Under a Resolution of the House of 2 March 1624, Members of Parliament cannot directly resign their seat. Death, disqualification and expulsion are the only means by which a Member's seat may be vacated during the lifetime of a Parliament. Therefore a Member wishing to resign has to go through the process of applying for a paid office of the Crown, which automatically disqualifies the Member from holding a seat in the House of Commons. There are two such offices: Crown Steward and Bailiff of the Chiltern Hundreds and of the Manor of Northstead.

Source: House of Commons Information Office: The Chiltern Hundreds (PDF)

Perhaps there were good reasons to prohibit members from resigning in 1624. But in the past 200 years, what has been the rationale to retain the system where MPs are not allowed to resign, in particular since they can de facto resign by applying to be Steward of the Chiltern Hundreds?

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    This is a classic case of "a workaround exists, so no-one bothers to patch the bug." Laws are time-consuming and expensive to redraft, and laws which repeal other laws are well known to introduce loopholes.
    – origimbo
    Nov 30, 2016 at 17:30
  • @origimbo: House of Commons standing orders are not laws; they just require a resolution of the House to change. Despite that, your comment still stands: it ain't broke, so why fix it? :-) Dec 1, 2016 at 9:49
  • @SteveMelnikoff The resolution itself may not be law, but the House of Commons Disqualification Act 1975 is.
    – origimbo
    Dec 1, 2016 at 11:23
  • Tradition is the other reason.
    – eques
    Dec 2, 2016 at 20:22
  • @origimbo Since this has yet to be answered and you've received a few up votes for your comment, perhaps expand your comments a little and post as an answer?
    – BeaglesEnd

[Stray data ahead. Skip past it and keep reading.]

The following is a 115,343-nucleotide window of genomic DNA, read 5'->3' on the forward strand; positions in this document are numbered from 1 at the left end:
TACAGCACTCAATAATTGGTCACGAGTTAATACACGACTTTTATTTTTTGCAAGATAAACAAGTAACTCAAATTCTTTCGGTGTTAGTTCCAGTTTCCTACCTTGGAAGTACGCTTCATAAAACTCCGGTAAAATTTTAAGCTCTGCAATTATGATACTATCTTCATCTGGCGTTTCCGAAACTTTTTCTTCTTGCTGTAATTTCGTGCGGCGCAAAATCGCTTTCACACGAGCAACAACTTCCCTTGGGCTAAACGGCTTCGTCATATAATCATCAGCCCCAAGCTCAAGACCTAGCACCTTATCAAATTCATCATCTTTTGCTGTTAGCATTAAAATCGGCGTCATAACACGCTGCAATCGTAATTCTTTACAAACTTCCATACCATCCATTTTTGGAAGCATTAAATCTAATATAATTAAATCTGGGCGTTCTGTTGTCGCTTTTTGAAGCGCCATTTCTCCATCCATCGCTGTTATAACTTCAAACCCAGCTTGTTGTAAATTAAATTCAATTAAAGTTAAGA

Jan 10, 2017 at 13:40

1 Answer 1


In a sense, your question contradicts itself. First you say that MPs aren't allowed to resign, and then describe a procedure through which MPs can resign :-)

Drafting a law costs time and money, as does passing them through the parliament (which will probably include some bikeshedding about it), training civil servants, modifying computer systems, etc.
And what does it accomplish, really? Make a very specific little-used well-understood part of the law a bit prettier?

How will it advantage an MP? How many extra voters will the MP attract? Is there a possibility it can be seen as elitist navel-gazing by voters?

Yes, it's a somewhat convoluted procedure; but it works, so why fix it if it ain't broke?

As a matter of interest, the law exists in the first place because:

It should be remembered that in those days serving in Parliament was often regarded as an obligation to be accepted only reluctantly rather than an honour to be eagerly sought. Voluntary relinquishment of a seat was not, therefore, something to be encouraged. It was also the case that, before the sixteenth century, it was very rare for a parliament to sit for longer than a few weeks so that a procedure for resignation was hardly necessary.

Source for that. It also tells us why the "paid office of the Crown"-law clause exists:

This was because it was assumed that a Member receiving a salary from the Crown could not be expected to scrutinise the actions of the Crown or the Crown's government.

  • It also introduces the anomaly that some Sinn Féinn members have held offices under the Crown, which is so delightful that I see it as a disincentive to changing the procedure.
    – TRiG
    Sep 13, 2019 at 9:43
  • @TRiG do you mean to say that some Sinn Féin MPs took their seat, and later resigned? I thought they didn't take the seat at all.
    – bobsburner
    Feb 18, 2020 at 11:51
  • They may not have sat in Parliament or taken the oath of office, but they were still MPs.
    – TRiG
    Feb 18, 2020 at 12:29

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